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The Horrors


(XL Recordings; US: 6 May 2014; UK: 5 May 2014)

The Horrors’ transformation from a tangle of hair and legs playing goth-garage shouters into a nuanced, Mercury Prize-nominated musical force is one of the more interesting success stories to come out of England’s current rock landscape. The quintet’s standing as one of the most respected young bands in the UK is arguably warranted, with the transitional Primary Colours and the elegantly trippy Skying showing both the band’s musical skill and fondness for sounds new and vintage. Luminous, the Horrors’ fourth and latest release, presents itself as something like the synth-inclined group’s version of Yeah Yeah Yeah’s It’s Blitz!. As such transitions often do, Luminous brings the Horrors’ growing accessibility into question, and listeners may find themselves either wanting to herald it as a thinking person’s pop record, or criticize the Horrors for wasting their time and talents on a trend that’s growing tired. 

All of the Horrors releases have been loving and dexterous recreations of their favorite styles of music. So far, they have shown a fondness for the tongue in cheek (2007’s Strange House), the dark and the krautish (2009’s Primary Colours), and shoegaze at its haziest (2011’s Skying). Now, Faris Badwan, Tom Furse, Joshua Hayward, Joe Spurgeon, and Rhys Webb are ready to celebrate the natural high that comes from losing yourself in tones and grooves, with Luminous owing a little bit to dub, a little to disco, and a lot to mid to late ‘80s / early ‘90s buzz words like “baggy” and “Hacienda”.

For a band that started out looking like Victorian hearse drivers, the Horrors’ attempts at musical brightness are mesmerizing. The lushness was already heavily apparent in first single, “I See You”, which the band debuted in February. With a few synth tinkles that drive perilously close to Thomas Dolby / Simple Minds territory and Badwan’s warmest delivery to date, “I See You” seems undeniably single-worthy until you note its seven-and-a-half minute run time, three minutes of which are a propulsive, instrumental outro. That the Horrors’ are still so willing to promote their experimentation, one would hope that follow-up single “So Now You Know” was a concession for the band, especially considering its placement on Luminous means its swiftly knocked out of the park by the far superior “In and Out of Sight”.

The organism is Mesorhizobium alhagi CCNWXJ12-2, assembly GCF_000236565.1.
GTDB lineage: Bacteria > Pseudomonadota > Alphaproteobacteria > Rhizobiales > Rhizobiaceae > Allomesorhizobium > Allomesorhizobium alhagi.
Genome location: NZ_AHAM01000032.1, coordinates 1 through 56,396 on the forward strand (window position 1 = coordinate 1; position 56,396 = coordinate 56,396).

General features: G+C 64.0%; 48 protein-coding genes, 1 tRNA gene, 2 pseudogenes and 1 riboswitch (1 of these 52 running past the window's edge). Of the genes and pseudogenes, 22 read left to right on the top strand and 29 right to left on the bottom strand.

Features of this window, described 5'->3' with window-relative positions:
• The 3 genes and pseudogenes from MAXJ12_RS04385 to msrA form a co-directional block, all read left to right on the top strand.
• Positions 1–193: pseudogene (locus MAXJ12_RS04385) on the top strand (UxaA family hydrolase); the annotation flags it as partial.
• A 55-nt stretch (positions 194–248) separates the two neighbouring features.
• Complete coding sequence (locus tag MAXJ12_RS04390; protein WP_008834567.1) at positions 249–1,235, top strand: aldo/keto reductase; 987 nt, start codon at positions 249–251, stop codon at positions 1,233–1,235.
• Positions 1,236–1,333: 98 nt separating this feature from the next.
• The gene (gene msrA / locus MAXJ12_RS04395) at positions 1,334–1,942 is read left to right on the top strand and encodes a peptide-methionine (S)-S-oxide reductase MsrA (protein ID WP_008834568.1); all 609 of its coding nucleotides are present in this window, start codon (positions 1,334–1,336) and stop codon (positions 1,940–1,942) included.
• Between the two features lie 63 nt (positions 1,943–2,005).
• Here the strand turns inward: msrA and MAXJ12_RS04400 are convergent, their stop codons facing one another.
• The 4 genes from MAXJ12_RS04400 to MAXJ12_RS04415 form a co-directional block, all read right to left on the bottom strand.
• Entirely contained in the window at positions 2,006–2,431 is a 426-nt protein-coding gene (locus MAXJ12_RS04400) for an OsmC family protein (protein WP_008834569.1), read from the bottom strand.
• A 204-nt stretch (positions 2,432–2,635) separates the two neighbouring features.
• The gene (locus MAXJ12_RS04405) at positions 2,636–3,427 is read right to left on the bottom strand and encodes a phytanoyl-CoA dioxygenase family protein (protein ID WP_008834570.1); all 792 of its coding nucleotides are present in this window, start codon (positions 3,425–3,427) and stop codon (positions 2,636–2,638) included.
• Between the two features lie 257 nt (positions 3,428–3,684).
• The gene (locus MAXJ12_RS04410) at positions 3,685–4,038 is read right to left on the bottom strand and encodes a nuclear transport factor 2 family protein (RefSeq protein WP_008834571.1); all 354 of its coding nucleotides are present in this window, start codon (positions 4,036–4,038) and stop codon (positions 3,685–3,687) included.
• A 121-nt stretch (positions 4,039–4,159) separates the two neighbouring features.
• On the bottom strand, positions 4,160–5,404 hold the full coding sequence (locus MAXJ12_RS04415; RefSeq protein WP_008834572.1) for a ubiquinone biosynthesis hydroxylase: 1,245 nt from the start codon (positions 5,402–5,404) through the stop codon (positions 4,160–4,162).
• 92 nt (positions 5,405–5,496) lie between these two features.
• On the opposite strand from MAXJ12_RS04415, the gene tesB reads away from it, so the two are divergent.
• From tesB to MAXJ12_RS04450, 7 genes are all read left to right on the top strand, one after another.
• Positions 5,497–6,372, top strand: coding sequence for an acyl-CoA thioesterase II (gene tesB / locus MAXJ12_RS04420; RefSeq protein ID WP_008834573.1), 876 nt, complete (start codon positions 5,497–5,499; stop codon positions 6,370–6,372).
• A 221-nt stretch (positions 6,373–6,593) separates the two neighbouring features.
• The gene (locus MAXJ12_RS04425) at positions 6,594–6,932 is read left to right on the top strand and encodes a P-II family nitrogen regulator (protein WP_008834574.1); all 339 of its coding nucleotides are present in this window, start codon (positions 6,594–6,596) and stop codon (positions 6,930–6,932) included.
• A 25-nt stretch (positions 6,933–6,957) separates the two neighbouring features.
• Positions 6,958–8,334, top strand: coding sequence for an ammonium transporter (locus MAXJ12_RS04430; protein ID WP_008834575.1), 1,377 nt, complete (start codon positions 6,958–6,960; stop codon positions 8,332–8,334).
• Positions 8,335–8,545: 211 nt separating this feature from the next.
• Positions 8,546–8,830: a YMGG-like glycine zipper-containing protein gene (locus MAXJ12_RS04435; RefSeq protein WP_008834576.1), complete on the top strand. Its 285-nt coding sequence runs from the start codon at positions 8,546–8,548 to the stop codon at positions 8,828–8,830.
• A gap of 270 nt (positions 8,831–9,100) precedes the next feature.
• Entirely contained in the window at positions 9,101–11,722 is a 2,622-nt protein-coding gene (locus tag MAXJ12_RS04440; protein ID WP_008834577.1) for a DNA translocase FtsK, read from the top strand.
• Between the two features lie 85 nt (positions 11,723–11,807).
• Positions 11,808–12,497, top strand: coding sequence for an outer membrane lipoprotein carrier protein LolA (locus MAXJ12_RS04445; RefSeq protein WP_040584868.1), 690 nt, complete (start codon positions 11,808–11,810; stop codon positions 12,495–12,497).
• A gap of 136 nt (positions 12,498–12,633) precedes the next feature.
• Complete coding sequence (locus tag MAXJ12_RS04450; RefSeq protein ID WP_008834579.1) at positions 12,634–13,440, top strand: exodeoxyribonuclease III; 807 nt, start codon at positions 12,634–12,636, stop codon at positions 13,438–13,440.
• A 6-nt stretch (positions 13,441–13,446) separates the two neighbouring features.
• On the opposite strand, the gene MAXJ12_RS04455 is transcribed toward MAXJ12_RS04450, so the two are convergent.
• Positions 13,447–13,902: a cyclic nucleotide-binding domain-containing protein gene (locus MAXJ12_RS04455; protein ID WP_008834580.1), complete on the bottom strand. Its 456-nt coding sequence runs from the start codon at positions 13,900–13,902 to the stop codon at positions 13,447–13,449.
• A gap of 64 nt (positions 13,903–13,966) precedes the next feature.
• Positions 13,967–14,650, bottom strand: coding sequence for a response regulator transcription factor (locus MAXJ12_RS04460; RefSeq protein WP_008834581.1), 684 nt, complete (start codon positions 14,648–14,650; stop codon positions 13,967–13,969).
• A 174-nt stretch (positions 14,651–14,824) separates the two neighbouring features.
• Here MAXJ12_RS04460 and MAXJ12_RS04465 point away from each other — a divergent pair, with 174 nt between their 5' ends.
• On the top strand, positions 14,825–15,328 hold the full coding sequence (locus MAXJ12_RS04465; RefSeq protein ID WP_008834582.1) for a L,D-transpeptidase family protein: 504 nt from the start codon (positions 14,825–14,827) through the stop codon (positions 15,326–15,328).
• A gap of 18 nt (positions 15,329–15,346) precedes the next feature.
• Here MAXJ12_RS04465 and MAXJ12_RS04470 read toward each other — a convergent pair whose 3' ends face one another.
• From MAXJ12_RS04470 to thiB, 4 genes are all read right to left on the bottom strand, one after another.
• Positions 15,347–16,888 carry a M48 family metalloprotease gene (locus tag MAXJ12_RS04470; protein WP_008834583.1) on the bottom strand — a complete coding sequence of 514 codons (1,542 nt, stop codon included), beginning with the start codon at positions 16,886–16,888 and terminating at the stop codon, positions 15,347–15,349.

Badwan’s decision to switch vocal styles, from an impersonation of the Chameleons’ Mark Burgess to something more uniquely his, is refreshing, although Badwan’s delivery and lyrics are still two Horrors elements that could use some strengthening. His move to find his voice has led the Horrors to edge even closer to finding a sound of their own. The middle of Luminous finds all members at their most successful, with “Jealous Sun” and “Falling Star” showing how effortlessly the band can switch from dark to light tones. It’s hard to choose what is more irresistible, Hayward’s guitar effects on the former or Furse’s synth lines on the latter. When “I See You” makes its entrance and that extended outro kicks in, you realize The Horrors are just as capable at maintaining a balance.

But then the stunning closer “Sleepwalk” takes the album back to the dark side, and you realize how little of an edge was present on nearly all the preceding tracks. For as good as Luminous is, there’s something undeniably trendy about it. Unsurprisingly, its least trendy moments are its most successful. As close as Luminous comes to being an excellent release, there remains something about it that is unembraceable. As ridiculous as the Strange House era was aesthetically, the Horrors’ initial look and sound at least set them apart. If the Horrors can retain their credibility while bringing back some of the cartoonishness of the past, then that would be a more praiseful balancing act than even the one Luminous displays.


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Speaking just before the release of their new album Luminous, PopMatters talks to the British alt-pop heavyweights the Horrors about artistic progression, the need to escape your influences, and the terrifying tedium of East London.
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More so than "dark," "skinny", and "critics' wet dream", the operative adjective for the Horrors is "aloof".
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Do what thy wilt shall be the whole of the law -- the Horrors are making up their own rules, and it shows strongly in their recently-released third album, Skying.
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Skying aspires to live up to its title, reflecting how the Horrors are aiming high.
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